A bond made stronger
When someone hurts you, do you build up intense rage towards this individual? Do you anger at the sight of them? Do you perhaps feel this person deserves no forgiveness? In my experience, I have learned that forgiving comes in steps, and when we reach the final step forgiveness comes quite easily. When we don’t forgive people who have done harm or bad things to us, it only hurts us, and when we forgive that person, the healing can begin.
In the article “Forgiveness” by Anne Lamott, the author suggest that forgiving others is the key to forgiving yourself. If we dwell on the things other people do to us, it only frustrates and ultimately hurts us. In order to forgive others we have to dig deep within ourselves to find the true reason we are angry, and when we find forgiveness for others we will be much better off. I agree with Anne Lamott. In my experience people’s actions are sometimes hurtful, whether intentional or not. Forgiveness is the key to mending the pain that was inflicted. After all is said and done, the experiences I was left to dwell on, have not left me bitter or discouraged. Instead they gave me hope. “I felt around inside my heart, and it was not so cold or hard” (92). I was not left unhappy or spiteful. I did not carry a vengeance in me. I did not seek revenge, or cause harm to the other person. To forgive, is to be the stronger individual and leave with only love for the other person,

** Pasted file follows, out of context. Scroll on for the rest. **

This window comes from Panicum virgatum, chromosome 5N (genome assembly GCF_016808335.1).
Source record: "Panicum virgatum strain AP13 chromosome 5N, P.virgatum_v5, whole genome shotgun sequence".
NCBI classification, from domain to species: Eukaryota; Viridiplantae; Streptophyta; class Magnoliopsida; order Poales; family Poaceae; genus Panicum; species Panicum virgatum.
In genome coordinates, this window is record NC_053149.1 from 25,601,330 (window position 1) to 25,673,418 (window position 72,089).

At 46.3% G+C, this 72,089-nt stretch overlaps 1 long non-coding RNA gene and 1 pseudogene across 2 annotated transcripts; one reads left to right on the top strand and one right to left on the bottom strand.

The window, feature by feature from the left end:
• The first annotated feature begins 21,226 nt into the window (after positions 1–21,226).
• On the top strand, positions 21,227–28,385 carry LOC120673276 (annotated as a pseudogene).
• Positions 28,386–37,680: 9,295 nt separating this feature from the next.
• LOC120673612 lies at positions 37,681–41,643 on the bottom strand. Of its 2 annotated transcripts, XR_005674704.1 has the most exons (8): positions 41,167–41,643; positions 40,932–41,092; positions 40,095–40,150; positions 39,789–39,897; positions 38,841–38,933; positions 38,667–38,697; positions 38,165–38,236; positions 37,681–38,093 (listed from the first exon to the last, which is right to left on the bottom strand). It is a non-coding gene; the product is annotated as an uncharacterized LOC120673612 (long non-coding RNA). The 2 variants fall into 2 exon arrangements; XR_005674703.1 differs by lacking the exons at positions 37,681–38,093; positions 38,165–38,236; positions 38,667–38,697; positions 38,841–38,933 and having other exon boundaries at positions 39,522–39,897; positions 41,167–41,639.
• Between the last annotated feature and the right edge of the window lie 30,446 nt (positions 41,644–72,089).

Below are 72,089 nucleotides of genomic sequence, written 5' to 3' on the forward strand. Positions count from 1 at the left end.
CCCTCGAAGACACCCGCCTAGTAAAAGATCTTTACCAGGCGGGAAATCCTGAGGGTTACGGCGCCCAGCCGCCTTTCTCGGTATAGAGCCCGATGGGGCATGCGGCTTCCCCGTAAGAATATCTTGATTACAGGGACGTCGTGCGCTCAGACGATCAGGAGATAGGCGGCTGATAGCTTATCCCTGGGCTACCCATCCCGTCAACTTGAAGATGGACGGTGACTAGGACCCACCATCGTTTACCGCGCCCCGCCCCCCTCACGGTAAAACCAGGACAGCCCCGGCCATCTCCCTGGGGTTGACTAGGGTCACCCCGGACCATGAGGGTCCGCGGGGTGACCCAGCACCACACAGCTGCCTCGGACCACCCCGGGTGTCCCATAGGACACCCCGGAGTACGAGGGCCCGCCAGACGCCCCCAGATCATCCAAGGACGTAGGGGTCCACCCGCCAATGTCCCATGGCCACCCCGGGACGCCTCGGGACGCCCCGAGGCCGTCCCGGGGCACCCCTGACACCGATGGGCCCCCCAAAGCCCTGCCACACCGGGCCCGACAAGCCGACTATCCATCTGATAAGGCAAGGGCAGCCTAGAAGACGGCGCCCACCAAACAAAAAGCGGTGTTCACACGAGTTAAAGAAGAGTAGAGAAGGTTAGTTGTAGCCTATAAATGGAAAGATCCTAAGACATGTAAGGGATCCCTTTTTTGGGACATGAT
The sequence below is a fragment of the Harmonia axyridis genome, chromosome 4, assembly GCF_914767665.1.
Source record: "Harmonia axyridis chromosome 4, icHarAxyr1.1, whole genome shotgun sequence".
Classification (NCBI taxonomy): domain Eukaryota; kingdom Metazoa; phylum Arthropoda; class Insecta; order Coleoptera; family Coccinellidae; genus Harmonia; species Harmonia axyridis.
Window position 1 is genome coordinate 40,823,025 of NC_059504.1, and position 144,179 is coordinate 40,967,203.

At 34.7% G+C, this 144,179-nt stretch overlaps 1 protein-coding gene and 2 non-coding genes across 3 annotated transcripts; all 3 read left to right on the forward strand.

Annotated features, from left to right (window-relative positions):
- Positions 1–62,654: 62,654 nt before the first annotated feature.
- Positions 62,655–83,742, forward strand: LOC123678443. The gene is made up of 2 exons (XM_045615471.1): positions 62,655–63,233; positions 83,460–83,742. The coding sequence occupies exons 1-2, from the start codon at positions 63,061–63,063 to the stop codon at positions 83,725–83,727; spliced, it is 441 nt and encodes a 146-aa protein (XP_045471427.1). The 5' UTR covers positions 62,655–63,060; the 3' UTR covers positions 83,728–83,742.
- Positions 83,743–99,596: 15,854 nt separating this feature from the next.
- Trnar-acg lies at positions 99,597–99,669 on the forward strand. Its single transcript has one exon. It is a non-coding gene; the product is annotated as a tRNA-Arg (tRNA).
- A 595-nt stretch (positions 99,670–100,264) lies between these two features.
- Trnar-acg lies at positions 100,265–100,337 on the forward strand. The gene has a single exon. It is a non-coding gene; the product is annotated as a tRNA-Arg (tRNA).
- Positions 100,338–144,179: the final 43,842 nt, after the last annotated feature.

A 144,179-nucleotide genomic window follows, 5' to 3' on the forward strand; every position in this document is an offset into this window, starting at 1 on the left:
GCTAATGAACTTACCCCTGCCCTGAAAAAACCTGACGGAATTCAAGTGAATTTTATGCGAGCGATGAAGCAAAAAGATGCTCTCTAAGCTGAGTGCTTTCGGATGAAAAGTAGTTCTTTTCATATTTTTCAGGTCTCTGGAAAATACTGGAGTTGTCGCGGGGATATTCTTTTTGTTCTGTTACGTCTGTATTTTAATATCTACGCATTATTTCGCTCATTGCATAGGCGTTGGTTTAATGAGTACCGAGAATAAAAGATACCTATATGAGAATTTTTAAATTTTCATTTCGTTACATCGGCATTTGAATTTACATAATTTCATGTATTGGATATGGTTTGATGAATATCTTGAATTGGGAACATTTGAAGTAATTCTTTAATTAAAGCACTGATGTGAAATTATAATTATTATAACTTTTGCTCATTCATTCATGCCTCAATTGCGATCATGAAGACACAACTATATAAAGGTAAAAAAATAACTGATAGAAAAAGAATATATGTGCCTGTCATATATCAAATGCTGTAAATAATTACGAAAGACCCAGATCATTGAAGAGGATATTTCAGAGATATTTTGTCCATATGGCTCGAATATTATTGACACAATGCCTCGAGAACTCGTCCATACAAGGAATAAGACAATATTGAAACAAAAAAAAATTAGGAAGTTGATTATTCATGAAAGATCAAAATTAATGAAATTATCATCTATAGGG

My best friend John and I have known each other since we were 7 years old. We had a very close bond, inseparable, always together at school, in the evenings, and on most weekends. We were best of friends; we would even tell strangers we were brothers. As we got older things started to change. John and I started to have different interests. He liked to party and go out, while I was more interested in going to church and being focused on my studies. By the time we were 15, he was drinking excessively and...